This module introduces students to the essential mathematics required for embarking on further study in engineering, computing or a related discipline. It develops the students mathematical skills required to solve problems that arise in the context of their undergraduate study. The module content is introduced in a pragmatic way and then related to real world problems, which enhances understanding and makes the concepts more meaningful and relevant for the student. The module also aims to generate in the student a spirit of mathematical investigation and discovery leading to the development of mathematical confidence.

Electronics Systems Design

Year: 1

This module introduces the principles of design of analogue and digital building blocks which can be integrated to form electronic systems of moderate complexity. The module also discusses issues related to the interfacing of analogue and digital signals. Both elements of the module are presented through lectures, tutorials and practicals and are assessed using both continuous assessment and formal written examination methods.

Year two

Digital Systems Design

Year: 2

This module introduces digital building blocks and the principles of modern digital systems design. The module also discusses performance issues related to the realisation of digital systems. Both elements of the module are presented through lectures, tutorials and practical sessions and are assessed using both continuous assessment and formal written examination methods.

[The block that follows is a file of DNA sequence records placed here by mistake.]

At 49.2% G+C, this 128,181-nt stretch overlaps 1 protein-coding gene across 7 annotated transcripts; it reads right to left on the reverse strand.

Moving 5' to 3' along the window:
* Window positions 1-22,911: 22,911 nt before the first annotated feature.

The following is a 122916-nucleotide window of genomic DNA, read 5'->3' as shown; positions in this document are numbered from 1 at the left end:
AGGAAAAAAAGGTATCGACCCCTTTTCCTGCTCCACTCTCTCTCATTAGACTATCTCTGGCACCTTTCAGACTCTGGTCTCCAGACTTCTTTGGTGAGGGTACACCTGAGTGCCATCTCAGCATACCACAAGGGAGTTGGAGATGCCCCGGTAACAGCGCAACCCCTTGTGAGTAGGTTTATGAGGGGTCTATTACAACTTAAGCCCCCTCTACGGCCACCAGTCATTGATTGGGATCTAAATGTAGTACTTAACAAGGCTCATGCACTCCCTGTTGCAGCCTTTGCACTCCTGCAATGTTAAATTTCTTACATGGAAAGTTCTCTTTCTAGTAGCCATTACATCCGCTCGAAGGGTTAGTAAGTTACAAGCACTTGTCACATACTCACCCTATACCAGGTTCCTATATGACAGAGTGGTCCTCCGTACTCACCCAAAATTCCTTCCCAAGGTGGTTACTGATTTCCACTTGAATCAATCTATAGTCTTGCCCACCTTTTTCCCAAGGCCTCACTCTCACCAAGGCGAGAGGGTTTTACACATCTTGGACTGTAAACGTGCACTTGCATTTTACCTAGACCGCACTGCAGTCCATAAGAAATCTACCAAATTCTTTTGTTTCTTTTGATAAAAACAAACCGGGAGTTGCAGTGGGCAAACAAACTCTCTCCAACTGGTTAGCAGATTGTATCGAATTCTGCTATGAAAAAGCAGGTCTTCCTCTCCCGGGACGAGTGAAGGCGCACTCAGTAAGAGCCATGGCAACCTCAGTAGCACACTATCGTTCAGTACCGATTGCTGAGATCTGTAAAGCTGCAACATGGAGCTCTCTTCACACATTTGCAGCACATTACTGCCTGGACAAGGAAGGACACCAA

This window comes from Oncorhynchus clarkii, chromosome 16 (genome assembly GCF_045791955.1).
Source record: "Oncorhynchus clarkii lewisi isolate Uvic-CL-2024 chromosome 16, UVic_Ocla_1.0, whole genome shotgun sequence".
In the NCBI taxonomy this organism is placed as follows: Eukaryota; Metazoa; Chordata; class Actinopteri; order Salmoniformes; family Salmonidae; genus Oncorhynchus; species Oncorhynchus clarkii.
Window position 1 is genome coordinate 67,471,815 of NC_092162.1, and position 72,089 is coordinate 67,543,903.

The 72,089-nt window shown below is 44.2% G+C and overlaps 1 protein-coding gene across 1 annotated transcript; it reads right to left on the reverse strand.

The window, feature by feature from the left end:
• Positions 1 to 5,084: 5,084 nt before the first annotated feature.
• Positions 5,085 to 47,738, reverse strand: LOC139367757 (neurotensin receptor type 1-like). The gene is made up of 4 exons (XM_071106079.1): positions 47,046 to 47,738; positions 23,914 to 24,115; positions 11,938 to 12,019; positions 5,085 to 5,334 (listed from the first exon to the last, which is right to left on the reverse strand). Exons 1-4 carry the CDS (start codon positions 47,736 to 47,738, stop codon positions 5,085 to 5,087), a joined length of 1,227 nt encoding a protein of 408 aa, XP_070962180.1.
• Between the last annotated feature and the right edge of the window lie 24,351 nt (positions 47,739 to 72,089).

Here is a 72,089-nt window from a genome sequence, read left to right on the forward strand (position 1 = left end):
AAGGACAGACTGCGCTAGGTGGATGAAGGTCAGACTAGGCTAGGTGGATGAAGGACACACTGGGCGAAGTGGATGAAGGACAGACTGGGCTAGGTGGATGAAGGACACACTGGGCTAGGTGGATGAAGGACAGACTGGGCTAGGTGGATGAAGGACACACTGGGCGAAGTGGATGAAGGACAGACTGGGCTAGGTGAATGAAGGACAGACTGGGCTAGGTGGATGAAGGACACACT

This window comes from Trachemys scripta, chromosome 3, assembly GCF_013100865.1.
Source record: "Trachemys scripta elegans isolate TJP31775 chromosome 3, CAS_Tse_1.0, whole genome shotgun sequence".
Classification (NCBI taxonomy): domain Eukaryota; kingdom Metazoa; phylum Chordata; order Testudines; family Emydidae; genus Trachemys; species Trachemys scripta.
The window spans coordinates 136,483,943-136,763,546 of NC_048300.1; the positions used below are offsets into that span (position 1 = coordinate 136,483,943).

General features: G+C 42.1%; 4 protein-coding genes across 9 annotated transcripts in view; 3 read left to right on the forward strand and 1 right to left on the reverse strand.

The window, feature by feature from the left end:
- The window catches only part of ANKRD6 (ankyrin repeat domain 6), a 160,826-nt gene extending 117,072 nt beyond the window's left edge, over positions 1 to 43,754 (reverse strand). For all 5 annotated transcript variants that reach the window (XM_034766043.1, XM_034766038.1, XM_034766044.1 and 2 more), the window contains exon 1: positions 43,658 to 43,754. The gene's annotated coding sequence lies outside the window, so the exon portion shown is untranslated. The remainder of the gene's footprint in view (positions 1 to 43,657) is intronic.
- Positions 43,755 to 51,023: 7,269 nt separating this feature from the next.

Year three

Programmable logic systems

Year: 3

This module is designed to reinforce and further develop a student's digital design and implementation skills. It is presented via lectures, tutorials, seminars and practicals and is assessed using both continuous assessment and formal written examination methods.

Mixed Signal Design

Year: 3

The module introduces students to design issues related to analogue, digital and mixed circuit systems. Utilising lecture and tutorials the building blocks common to mixed signal systems methodology are covered. The module aims to develop an understanding of the practical issues surrounding mixed signal design and implementation